Brought up as a Christian, Marina Nemat’s peaceful childhood in Tehran was shattered when the Iranian Revolution of 1979 ushered in a new era of Islamic rule. After complaining to her teachers about her Maths lessons being replaced by Koran study, Marina was arrested late one evening. She was taken to the notorious prison, Evin, where interrogation and torture were part of the daily routine. Aged sixteen, she was sentenced to death. Her prison guard snatched her from the firing squad bullets but exacted a shocking price in return: marriage to him and conversion to Islam. Marina lived out her prison days as his secret bride, spending nights with him in a separate cell. Marina struggled to reconcile her hatred towards Ali and her feelings of physical repulsion with the fact that he had saved her life.
When Ali was murdered by his enemies from Evin and saved Marina’s life for the second time, her feelings were complicated even further. At last, she was able to return home, to her family and her past life, but silence surrounded her time as a political prisoner and the regime kept her under constant surveillance. Marina’s world had been changed forever and she questions whether she will ever escape Iran and its regime or be free of her memories of Evin. via Google Books
Three Reasons Why I’d Recommend This Book:
- Recounts the history and experience of someone who lived during the early days of the Iran’s Islamic Revolution.
- The vivid descriptions of her experience during her time as a Prisoner, her walk out and “unintentional“ stint as a martyr at 16. I felt as if I was in that cell (the silence and the physical torture and mental abuse) with her or when she “left” to marry Ali the guard who fell in love with her and she tried to escape “physically and mentally.” *if you read the book, please let me know if you felt she fell in love with Ali or not* because sometimes it felt like she did but the hatred trumped everything.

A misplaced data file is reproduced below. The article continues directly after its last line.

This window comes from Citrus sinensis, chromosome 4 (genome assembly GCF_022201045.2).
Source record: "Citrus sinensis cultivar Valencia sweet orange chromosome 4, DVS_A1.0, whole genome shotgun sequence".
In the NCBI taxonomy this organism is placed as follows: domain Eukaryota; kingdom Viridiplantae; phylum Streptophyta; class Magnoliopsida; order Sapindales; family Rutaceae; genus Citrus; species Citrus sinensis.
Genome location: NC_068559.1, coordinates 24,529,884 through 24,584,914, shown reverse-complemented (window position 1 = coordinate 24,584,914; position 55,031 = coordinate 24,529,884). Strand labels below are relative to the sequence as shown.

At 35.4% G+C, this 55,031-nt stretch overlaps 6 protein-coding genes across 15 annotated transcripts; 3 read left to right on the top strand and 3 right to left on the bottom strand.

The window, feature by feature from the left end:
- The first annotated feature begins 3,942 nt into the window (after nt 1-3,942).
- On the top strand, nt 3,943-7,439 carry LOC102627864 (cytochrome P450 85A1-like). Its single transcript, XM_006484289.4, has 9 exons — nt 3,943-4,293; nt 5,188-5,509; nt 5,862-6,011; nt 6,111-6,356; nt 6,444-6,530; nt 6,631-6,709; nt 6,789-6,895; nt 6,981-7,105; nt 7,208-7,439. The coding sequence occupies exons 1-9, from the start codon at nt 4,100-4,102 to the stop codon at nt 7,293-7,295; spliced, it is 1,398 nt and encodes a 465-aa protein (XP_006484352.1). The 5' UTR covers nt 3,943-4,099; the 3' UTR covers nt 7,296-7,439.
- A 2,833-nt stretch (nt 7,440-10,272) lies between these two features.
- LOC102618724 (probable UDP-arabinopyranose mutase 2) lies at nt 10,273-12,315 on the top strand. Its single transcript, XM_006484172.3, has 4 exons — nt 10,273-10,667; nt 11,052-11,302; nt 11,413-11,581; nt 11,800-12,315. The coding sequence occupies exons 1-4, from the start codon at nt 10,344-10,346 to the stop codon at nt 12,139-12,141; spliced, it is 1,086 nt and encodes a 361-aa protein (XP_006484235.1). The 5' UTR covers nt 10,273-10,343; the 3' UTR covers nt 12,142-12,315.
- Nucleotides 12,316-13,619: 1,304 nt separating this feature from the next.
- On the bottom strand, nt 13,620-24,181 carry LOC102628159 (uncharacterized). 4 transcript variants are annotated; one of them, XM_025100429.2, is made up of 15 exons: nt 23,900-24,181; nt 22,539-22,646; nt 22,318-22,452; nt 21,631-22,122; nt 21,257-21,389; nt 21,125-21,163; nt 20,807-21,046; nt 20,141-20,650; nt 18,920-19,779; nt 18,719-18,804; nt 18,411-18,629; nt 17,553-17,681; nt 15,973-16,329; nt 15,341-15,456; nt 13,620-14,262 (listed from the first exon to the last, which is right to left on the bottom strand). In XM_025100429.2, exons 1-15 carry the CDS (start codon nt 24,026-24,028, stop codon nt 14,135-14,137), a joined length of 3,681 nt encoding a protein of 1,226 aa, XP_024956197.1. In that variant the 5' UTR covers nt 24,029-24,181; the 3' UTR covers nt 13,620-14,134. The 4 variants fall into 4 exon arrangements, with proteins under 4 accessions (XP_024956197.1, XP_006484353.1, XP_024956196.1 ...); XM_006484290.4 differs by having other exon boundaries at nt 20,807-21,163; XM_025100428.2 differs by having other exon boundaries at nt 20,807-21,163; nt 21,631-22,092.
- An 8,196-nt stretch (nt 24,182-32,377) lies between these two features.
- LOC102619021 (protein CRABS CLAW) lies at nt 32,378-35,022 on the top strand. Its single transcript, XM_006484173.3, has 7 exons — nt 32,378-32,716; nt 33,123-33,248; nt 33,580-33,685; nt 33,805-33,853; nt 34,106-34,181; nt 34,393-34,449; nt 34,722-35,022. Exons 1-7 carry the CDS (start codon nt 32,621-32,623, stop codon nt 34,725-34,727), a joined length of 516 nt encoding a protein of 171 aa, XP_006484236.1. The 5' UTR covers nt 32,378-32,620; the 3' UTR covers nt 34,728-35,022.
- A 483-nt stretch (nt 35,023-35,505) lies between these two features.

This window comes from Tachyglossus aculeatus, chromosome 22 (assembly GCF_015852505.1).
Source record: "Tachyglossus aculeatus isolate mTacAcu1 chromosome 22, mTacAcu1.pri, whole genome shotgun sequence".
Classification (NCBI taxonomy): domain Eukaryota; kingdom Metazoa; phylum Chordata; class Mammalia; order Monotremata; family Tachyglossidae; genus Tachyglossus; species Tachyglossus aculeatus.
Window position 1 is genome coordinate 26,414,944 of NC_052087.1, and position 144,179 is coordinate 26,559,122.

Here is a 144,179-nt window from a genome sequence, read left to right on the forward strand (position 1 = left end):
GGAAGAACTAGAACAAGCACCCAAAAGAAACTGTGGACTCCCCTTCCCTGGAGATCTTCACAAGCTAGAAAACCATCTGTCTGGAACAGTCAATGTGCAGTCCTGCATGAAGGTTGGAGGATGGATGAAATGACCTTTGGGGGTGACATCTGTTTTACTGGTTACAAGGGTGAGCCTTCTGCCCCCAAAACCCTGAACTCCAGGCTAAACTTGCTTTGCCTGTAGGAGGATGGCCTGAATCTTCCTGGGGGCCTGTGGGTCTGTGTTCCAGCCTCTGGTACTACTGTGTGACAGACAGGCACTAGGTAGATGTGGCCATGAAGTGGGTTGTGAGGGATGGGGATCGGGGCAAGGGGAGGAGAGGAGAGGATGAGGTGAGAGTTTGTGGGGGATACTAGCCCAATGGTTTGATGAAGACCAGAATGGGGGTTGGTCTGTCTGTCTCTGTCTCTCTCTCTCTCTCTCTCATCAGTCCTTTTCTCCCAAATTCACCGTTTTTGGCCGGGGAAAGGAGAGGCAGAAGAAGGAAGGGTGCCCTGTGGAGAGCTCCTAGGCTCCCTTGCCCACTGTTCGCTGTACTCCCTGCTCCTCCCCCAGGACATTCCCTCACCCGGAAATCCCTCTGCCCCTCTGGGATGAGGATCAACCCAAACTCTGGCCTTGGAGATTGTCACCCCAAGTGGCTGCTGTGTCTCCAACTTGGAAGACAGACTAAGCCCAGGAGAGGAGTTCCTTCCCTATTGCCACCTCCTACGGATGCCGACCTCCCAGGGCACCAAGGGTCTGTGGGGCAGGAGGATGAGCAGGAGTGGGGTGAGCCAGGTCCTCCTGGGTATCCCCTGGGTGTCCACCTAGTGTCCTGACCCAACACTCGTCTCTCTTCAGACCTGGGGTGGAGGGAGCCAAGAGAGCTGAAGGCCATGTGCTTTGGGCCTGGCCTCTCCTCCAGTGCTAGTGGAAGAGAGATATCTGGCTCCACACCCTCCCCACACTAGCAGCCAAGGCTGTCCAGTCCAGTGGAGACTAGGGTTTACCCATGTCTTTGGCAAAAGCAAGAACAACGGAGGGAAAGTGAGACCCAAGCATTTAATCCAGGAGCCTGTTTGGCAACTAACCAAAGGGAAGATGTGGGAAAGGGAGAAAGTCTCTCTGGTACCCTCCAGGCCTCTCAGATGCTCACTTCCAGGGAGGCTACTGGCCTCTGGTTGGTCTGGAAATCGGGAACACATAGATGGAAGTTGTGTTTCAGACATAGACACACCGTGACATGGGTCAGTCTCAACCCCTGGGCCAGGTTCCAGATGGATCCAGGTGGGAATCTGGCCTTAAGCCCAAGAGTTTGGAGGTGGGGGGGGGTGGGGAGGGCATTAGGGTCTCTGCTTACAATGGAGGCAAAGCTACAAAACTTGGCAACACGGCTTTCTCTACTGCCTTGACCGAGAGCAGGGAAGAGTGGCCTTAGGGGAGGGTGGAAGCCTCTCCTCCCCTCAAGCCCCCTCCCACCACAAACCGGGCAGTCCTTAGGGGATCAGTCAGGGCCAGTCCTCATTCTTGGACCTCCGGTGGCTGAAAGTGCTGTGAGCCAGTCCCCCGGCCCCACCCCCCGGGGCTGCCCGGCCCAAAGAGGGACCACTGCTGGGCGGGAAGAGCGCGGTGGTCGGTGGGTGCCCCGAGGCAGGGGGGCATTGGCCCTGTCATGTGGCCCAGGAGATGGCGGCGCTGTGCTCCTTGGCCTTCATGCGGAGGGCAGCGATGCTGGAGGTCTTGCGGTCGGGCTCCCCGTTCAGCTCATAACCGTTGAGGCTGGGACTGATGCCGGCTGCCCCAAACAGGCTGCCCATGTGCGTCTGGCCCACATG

- It’s an interesting take on the Islamic Revolution and seeing how the majority of individuals who “entered” Evin perished it’s interesting to hear from someone who survived.
Who’d I’d Recommend:
Individuals interested in memoirs, stories from the Middle East or the Iranian Revolution. Individuals who love “overcoming traumatic experiences” stories and anyone ready to venture into the nonfiction world.
Though there are some unreal moments and the writing was sometimes off-putting in my opinion, because she sometimes wrote in the third person or her views felt as she was recounting someone else experiences. I’d recommend Prisoner of Tehran, because of its courageous message, vivid descriptions, has an emphatic undertone, and the author’s ability to make the audience feel as if they’re on this survivor’s journey/road/experience with Marina was something that made this book enjoyable.